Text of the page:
Champion of Equity and Inclusion Award – Cesar Cruz Benitez
What do you love most about working at your institution, or higher education in general?
I currently work as an Area Coordinator in the Office of Residential Life at Wesleyan University, located in Middletown, Connecticut. What I love the most about working at Wesleyan has to be my colleagues and the students that I have the honor of working alongside. The relationships I have been able to build and the community that welcomed me with open arms makes the work enjoyable. Even on my toughest days just getting to connect with or be in the presence of these colleagues or the students I supervise automatically makes my day better. As far as what I enjoy about working in higher education in general, it is without a doubt the students. More specifically, seeing them develop, hone their passions and advocate for social change on campus and beyond is inspiring.
Who inspired you to get involved in higher education?
A number of people have inspired and continue to inspire me on the journey that is my career in higher education. The person who first made me aware of higher education as a potential career path was Rachel Head, who is currently the Associate Dean and Director of Student Engagement at Swarthmore College where I attended for undergrad. Some other individuals who have inspired me to get involved in higher education through their mentorship and simply existing as professionals of color within higher education would be Isaiah Thomas, Ed.D, Assistant Dean of Students at Occidental College; Karina Beras, and Jason Rivera, PhD, Vice Chancellor for Undergraduate Education & Student Academic Success at Rutgers University – Camden. Isaiah was my supervisor the first year I was a Resident Assistant at Swarthmore. I got the privilege of witnessing Isaiah as he went through his doctoral program, which was motivating to me as someone who hopes to earn my doctorate one day. Karina through her leadership and passion showed me that one can stick to the ‘why’ that brought one into the field of higher education whether that directly is in one’s job duties or not/finding ways to incorporate it into your work regardless of the delineated job duties. Jason Rivera joined Swarthmore college the summer before my senior year as a Class Dean and Director of the Intercultural Center. I did not know prior to his arrival, and I actually have not told him this, but seeing him in that position set a goal for me and made me think “he is where I hope to be one day in the future”.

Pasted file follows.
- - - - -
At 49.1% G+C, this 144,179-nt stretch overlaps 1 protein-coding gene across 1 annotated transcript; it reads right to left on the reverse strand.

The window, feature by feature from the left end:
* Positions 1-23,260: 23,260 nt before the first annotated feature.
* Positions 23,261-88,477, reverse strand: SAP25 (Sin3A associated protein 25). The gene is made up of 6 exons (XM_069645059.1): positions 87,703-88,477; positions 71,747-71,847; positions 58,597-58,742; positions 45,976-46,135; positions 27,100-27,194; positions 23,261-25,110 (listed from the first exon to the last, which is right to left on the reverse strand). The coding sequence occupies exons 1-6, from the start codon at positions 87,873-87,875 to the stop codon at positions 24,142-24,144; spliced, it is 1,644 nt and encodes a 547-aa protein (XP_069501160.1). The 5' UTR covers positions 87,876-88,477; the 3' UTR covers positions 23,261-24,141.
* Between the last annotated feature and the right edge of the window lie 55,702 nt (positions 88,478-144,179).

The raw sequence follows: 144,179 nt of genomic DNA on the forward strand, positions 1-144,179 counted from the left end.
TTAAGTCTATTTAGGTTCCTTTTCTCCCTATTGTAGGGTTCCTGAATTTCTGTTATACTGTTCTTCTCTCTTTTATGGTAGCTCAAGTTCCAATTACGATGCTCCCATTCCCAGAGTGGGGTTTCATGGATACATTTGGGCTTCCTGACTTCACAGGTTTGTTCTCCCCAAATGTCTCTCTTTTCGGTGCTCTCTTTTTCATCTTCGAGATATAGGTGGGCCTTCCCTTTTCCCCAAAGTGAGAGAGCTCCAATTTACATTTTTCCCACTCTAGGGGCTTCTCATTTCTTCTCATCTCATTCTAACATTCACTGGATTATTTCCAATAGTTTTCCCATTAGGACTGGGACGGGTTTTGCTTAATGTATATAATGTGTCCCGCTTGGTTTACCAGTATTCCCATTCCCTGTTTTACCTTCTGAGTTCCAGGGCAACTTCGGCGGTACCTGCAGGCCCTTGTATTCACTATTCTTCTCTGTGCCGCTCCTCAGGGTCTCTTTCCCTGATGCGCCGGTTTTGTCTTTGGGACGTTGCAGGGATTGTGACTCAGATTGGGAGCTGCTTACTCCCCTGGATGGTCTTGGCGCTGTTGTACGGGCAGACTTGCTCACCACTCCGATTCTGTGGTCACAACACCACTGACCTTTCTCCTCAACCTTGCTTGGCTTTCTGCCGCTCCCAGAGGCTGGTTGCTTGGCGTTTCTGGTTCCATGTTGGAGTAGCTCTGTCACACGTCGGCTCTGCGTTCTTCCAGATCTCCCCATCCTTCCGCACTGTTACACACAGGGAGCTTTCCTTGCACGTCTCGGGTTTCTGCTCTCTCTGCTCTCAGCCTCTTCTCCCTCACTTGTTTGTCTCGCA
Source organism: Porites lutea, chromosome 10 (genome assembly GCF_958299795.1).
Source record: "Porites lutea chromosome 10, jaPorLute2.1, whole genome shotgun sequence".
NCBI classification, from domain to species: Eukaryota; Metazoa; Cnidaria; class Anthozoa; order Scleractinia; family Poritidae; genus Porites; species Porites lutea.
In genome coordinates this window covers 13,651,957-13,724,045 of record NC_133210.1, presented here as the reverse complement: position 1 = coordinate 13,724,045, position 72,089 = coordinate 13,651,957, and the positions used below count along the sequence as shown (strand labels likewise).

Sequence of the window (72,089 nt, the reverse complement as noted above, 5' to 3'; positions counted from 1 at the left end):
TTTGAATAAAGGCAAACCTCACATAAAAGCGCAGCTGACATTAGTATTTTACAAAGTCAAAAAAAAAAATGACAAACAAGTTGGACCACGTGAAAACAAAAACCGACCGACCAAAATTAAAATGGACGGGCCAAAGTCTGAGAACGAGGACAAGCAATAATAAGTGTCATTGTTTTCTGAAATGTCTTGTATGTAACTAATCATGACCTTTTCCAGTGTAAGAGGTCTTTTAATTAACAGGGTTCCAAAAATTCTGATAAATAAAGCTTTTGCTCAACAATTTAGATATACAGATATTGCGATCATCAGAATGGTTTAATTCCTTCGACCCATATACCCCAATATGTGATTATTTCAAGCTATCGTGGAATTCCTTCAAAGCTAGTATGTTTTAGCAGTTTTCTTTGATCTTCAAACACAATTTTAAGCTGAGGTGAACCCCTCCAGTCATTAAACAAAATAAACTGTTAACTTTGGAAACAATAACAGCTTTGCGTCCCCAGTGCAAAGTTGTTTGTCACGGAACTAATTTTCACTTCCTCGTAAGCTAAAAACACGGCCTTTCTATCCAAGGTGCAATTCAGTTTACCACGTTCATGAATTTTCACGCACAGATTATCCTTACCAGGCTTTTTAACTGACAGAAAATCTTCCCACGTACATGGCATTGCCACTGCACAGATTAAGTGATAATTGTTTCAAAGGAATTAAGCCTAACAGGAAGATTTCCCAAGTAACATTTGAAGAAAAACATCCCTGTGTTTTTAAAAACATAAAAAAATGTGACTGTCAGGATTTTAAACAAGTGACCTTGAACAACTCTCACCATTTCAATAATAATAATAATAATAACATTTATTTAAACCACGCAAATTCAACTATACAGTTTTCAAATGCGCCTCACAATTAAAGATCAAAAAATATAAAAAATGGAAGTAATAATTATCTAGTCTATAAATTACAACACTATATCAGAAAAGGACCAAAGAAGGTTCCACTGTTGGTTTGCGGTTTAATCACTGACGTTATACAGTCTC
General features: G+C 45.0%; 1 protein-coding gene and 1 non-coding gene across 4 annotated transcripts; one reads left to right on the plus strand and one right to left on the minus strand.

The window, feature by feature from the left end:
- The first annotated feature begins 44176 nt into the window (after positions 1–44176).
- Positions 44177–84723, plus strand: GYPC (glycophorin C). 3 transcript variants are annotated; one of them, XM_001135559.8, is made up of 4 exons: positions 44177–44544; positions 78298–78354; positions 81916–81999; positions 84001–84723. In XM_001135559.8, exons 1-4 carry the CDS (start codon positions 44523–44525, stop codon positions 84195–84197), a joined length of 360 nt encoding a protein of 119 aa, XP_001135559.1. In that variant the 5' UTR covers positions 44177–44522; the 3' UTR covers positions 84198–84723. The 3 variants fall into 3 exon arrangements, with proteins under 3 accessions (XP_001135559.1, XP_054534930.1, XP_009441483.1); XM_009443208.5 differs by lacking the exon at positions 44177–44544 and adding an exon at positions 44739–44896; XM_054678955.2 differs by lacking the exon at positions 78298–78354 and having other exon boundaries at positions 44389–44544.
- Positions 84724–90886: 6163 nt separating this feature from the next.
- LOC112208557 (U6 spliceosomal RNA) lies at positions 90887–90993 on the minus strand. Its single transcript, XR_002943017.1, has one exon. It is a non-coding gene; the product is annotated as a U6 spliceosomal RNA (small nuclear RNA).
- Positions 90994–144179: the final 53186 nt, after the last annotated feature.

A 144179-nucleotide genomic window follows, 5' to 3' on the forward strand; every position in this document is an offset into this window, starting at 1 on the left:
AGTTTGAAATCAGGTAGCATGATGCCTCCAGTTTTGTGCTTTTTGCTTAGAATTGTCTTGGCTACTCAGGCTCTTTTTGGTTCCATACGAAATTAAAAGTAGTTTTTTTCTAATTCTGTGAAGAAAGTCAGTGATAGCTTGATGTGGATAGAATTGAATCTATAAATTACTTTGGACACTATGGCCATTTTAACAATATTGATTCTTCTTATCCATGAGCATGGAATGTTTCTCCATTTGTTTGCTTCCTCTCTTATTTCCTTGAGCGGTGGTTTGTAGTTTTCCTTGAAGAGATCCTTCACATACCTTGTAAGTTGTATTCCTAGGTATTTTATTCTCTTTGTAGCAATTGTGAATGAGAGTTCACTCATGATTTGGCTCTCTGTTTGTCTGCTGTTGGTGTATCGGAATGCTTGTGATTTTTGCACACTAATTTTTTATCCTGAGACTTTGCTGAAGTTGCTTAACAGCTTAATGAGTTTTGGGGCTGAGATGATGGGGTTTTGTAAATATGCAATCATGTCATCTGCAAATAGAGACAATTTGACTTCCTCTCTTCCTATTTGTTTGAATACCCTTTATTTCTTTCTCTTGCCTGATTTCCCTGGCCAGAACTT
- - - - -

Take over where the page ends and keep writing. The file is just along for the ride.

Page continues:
What advice would you offer to new professionals who are starting their first professional position?
There are three things that I would want to share: a. remember that you specifically were hired for a reason; b. do not forget your ‘why’ for entering the field of higher education; and c. utilize all the knowledge and experiences that you have gained in your work.
There will be times that you will question whether you are the right person for the job, whether that is when the work gets to be overwhelming, you feel that you do not have all the skills or knowledge to be able to do the work, imposter syndrome, or any other reason. That is okay, those moments and feelings are normal. I urge you to remember that you were hired specifically because people believe you can do this job (there was a whole search committee, and you interviewed with so many individuals), and you accepted the position (most likely because you needed a job and there are bills to be paid), but really because you too believed that you could do this, so hold on to that.
Secondly, do not forget your ‘why’. There is a reason why you choose to pursue this field, that job, that degree. I am a firm believer that you have to honor the ‘why’ that brought you to this field. As you continue to gain insights into the field of higher education through the lens of your new professional position ask yourself: “how do the knowledge, skills, and insights I am gaining help me work towards my why” both now in your current role and in future positions.
Lastly, utilize all the knowledge and experiences that you have. Often times we let the knowledgebase that we have developed exist in the boxes or moments in time we put them in and we absolutely should not. If you have attended a graduate program prior to this first professional position in higher education you read and learned so much not just to write those papers, take exams, pass your classes, and obtain that degree, but ultimately to prepare you for the field. With that in mind, what knowledge are you utilizing or can you utilize in your roles to set yourself up for success and enhance the work that your office or department is doing. The same goes for prior work experience, especially if you held a graduate assistantship in a different functional area. What skills and abilities did you develop in previous work experiences that would be beneficial to your department? How do you incorporate the ways in which you approached your work in previously held positions in your current work? Do those experience position you well to build relationships with specific campus partners? Knowledge and skills are malleable and we should constantly be using all that we have learned in each new chapter we embark on.
I wish you the best of luck as you embark on your first professional journey!